The selection is good, and it has a decent online store, but you’ll have to do your own wrapping — so, given the time, I suggest you actually go to a store if it has what you want in stock locally.
Unfortunately, one thing that sucks about Costco is its gift card — but given the nature of this store, I think it would send the wrong message anyway. While you are in Costco, you can pick up that two-year supply of pickles or five-year supply of mustard you’ve always wanted. This points out the danger of Costco, as I can’t seem to get out of that place spending less than $300 for stuff I generally didn’t even know I wanted before I arrived.
There are two things about Apple products you should remember, particularly because the iPad is this year’s “it” gift. First, when people ask for an Apple product, they really want an Apple product — and if you give them something else, they’ll likely be pissed. Second, the best place to buy an Apple product is from an Apple store, because it not only does a better job of ensuring the thing will be delivered on time (Apple Stores seem to get preferential treatment on stock) but also will engrave it for free.
Think of having “To My Douchebag Sister” or “To My Smelly Brother” immortalized on your sibling’s favorite device forever. Yes, revenge is best served on an iPad. If you buy online, Apple will both wrap and ship the product to the location of your choice. And if $500 is a bit steep for a Christmas gift, then consider an Apple gift card. It just makes into the top 10 percent of gift cards, even though the Apple store, for some reason, didn’t make the Consumer Reports nice list this year.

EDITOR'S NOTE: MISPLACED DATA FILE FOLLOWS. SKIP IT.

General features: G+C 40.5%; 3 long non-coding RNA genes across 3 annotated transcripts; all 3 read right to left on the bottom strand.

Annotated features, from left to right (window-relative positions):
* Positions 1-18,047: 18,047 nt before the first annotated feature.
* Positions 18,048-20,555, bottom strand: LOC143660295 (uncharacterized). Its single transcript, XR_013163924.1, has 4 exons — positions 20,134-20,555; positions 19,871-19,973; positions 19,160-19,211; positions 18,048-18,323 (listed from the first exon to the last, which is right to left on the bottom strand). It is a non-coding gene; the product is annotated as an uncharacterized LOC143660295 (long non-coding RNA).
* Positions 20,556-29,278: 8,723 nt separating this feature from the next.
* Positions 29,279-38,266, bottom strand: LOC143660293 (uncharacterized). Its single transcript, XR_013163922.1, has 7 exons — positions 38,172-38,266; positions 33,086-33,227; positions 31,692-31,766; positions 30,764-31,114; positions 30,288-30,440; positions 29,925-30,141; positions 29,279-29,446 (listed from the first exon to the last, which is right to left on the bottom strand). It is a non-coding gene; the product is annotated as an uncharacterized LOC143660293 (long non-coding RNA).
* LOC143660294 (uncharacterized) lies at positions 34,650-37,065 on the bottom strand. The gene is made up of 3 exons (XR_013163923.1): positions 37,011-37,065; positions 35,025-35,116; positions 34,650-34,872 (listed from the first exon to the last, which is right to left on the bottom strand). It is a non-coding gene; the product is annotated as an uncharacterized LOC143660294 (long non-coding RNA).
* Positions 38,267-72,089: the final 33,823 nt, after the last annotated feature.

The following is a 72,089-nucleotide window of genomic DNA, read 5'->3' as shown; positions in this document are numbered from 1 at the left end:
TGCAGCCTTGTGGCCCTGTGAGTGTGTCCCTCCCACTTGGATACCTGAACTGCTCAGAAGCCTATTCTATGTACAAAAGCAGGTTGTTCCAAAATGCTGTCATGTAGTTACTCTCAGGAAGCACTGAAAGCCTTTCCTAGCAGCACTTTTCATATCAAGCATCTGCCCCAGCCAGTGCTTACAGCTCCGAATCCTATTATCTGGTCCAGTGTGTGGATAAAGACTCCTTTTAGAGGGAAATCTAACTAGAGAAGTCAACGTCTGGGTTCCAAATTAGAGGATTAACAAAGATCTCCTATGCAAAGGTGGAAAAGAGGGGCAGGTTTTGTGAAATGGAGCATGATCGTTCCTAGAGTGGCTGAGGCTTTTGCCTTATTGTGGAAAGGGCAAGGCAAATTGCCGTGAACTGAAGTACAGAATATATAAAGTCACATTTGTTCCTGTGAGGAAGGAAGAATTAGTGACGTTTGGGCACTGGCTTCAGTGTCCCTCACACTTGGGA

Wrapping Up: Happy Cyber Monday
Anyway, I want to wish you a late Happy Thanksgiving and my best wishes for good hunting on Cyber Monday. You’ll likely find me testing out a few Starbucks’ gift cards today as I enjoy my morning cup of coffee and do my own online shopping marathon. I’m afraid Apple and Amazon are both going to like me way too much this year.
Product of the Week: Nextdoor
Over the last several weeks, I’ve been trying out a number of alternatives to Facebook and Google+ that better target certain areas of interest and don’t appear to have the super social sites’ privacy problems.
One of the most interesting is Nextdoor, a social network for your neighborhood.
Given that there are a lot of times we can help — and need help from — our neighbors, but often don’t have the time to get to know them before the event, this service is a great way to keep people who are near each other in contact.
You use this social network to stay informed about events that affect the neighborhood, to report things that are of concern, and to ask for help with regard to local resources like repair or cleaning services that can be trusted.
We tend to have street parties a couple of times a year that this will help facilitate, but mostly it just keeps us all in contact and makes it more likely that if any of us needs help, it will be there for us.
You have to initially set up and recruit a minimum number of folks to get started, but Nextdoor helps you do all of that, and by the time you are done, you likely will have a community.
This might be particularly handy for folks who already have a homeowners association. The result is kind of like your own private Facebook, except more secure: Nextdoor authenticates that you actually live in the neighborhood before it lets you enroll in the neighborhood site.
This time of year is all about family, friends and neighbors, making Nextdoor a great choice for product of the week.